In announcing Microsoft’s Airband project, company president Brad Smith cited “a need for improved data collection regarding rural broadband coverage,” adding that:
“The FCC can help by accelerating its work to collect and report publicly on the state of broadband coverage in rural counties, thereby aiding policy makers and the private sector in making targeted investments.”
While I wholeheartedly agree with Smith, I’d expand a bit on his recommendation. In addition to an FCC effort to accelerate its collection and public reporting of broadband availability data, I’d also recommend an expanded collaborative effort that might involve not only the FCC, but also other governmental and private sector entities. The central goal of this effort would be to develop a multi-layered and user-friendly geographic database that contains not only the FCC’s existing data on broadband coverage (and lack thereof) referenced by Smith, but also additional GIS layers related to the availability of resources with potential to address that need. These might include:
- the amount of available TVWS spectrum;
- the amount of unlicensed EBS spectrum;
- service areas not only of wired and wireless broadband providers but also of rural electric cooperatives and municipal utilities;
- locations of community anchor institutions (CAIs), including universities, libraries, K-12 schools and district offices, government facilities and, where possible, the status (i.e., technology type and speed) of their connectivity;
- location of fiber backhaul lines and points of presence, including those connecting CAIs;
- vertical assets suitable for antenna siting;
- population demographics and density data, and business/economic data available from the Census Bureau and other government agencies.
Given that most of this data is already compiled by one or more entities, the incremental tasks involved relate more to data integration than to data collection. Though the former is not a trivial task area, it seems manageable in relation to its potential value.
This collaborative research project could also include an updated version of the kind of detailed comparative network cost analysis done in 2009-2010 by CostQuest Associates as part of the National Broadband Plan exercise. This analysis would not only update costs for the network options considered in the original analysis; it would also consider cost data for emerging network strategies such as the “fiber + wireless” solutions discussed here and in my recent Wireless Innovation for Last Mile report. In addition to drawing on cost data associated with these projects, it could also integrate other data, including from the most recent cost studies conducted by the FCC, consultants like CostQuest, and the TVWS-focused study recently conducted by Microsoft and Boston Consulting Group and cited in Microsoft’s Airband announcement.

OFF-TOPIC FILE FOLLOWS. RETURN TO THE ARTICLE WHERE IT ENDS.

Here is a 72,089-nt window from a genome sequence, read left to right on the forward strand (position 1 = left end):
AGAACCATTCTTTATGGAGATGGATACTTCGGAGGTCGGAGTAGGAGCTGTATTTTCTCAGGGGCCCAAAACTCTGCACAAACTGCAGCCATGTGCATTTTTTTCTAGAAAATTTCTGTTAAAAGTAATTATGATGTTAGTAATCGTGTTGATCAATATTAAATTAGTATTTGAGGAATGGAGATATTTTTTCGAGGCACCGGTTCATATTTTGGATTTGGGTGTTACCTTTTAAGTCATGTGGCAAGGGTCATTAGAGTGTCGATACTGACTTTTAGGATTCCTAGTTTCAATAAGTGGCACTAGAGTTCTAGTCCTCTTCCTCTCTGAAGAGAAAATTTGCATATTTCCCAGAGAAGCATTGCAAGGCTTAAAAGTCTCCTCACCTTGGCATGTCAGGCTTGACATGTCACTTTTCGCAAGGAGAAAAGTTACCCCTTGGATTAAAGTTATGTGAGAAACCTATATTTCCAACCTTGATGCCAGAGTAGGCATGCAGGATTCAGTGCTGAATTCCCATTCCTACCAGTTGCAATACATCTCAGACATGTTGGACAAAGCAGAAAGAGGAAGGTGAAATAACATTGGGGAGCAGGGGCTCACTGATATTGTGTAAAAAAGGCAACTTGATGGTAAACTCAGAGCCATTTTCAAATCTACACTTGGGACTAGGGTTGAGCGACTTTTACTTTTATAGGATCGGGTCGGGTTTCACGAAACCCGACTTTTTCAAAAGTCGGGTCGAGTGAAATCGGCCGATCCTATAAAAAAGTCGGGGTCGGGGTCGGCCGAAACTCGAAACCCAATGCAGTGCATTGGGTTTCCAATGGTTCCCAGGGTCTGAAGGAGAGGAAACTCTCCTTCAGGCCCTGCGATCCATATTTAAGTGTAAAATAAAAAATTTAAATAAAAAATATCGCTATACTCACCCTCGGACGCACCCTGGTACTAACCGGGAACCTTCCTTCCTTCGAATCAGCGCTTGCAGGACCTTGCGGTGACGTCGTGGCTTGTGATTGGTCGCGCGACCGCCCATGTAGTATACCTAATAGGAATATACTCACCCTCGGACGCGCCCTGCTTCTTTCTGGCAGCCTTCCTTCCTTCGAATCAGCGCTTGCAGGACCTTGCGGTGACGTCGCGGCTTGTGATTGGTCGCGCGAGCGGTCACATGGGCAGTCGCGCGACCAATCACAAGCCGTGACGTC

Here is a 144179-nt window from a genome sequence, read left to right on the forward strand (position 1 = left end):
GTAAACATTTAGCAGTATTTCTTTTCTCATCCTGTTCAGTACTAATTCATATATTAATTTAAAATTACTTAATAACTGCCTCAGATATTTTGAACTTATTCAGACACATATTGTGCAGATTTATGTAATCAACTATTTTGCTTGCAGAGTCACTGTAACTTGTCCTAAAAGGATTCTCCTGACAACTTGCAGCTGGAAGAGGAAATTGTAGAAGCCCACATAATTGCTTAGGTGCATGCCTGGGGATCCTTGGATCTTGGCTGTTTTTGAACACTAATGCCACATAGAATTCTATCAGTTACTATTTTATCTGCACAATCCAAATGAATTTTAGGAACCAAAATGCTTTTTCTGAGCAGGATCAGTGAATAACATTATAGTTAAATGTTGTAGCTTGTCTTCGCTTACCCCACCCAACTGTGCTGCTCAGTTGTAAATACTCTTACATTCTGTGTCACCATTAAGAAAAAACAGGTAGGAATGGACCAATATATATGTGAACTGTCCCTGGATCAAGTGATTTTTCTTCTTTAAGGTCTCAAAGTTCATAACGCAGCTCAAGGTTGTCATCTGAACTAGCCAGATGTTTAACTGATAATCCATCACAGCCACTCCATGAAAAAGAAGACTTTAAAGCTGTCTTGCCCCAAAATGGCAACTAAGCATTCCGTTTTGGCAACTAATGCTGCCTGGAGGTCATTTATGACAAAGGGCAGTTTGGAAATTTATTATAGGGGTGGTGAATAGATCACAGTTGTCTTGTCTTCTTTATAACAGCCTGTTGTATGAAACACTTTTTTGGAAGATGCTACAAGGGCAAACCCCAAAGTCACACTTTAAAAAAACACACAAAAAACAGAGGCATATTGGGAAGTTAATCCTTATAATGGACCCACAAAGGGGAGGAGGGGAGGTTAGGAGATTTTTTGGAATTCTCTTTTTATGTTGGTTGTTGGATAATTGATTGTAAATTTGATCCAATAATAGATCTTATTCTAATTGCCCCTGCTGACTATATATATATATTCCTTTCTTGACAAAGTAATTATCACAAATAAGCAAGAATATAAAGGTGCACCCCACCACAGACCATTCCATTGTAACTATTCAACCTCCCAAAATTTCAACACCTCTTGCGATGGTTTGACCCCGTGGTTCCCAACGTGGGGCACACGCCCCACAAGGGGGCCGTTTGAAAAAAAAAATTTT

As I see it, this integrated set of data and analysis tools would help policymakers, network investors and other stakeholders develop more effective strategies at local, state and national levels by enhancing their understanding of: 1) the extent to which fiber, spectrum and other network resources are available to help bridge the nation’s remaining access gaps; 2) what types of public benefit-focused or shareholder-focused entities might be available to employ these resources to support the application of FAST PIIPS-friendly or other network models and; 3) the relative costs associated with applying these models in specific local communities.
While the FCC could take the lead in making this project happen, an alternative approach would be for one or more states to take the lead, or for one or multiple private companies or foundations to do so.
Personally, I’d love to see Michigan–where I’ve been working on broadband-related policy issues since returning here a few years ago–be involved in such a project. As noted in earlier posts, the state has already emerged as a leader in deploying FAST PIIPS-friendly initiatives employing both EBS and TVWS spectrum. Both of these Michigan initiatives involve active support from Merit Network, one of the nation’s oldest and largest Research and Education Networks (RENs), while the TVWS projects also involve Microsoft, the Library of Michigan (part of the state’s Department of Education), the Gigabit Libraries Network, and three of the state’s local and regional library systems.
The type of research and analysis capability I have in mind could also benefit from the expertise and years of Michigan-focused work of Connect Michigan and its parent Connected Nation. In addition to many years of broadband-related GIS work in Michigan and other states, Connected Nation also operates other research-intensive programs, including a Connected Community Engagement Program that helps local stakeholders develop, execute and monitor broadband-related Community Technology Action Plans. Additional expertise to support this kind of collaborative research initiative could come from Michigan’s universities. [Full disclosure: I worked with Michigan State University’s Quello Center from 2014 to 2016 on broadband related issues and have talked to Connect Michigan about helping them put together a series of case studies focused on innovative approaches to expanding broadband connectivity and digital empowerment.]
Below are links to the other posts in this series. Feedback from readers, especially constructive criticism, is welcome.
- Part 1: Introduction
- Part 2: TV White Space as a Tool to Expand Rural Access
- Part 3: EBS Spectrum as a Tool to Bridge the Rural Homework Gap
- Part 4: Fiber and Spectrum Together (FAST) for Rural Access
- Part 5: The Role of Community Benefit-Focused Organizations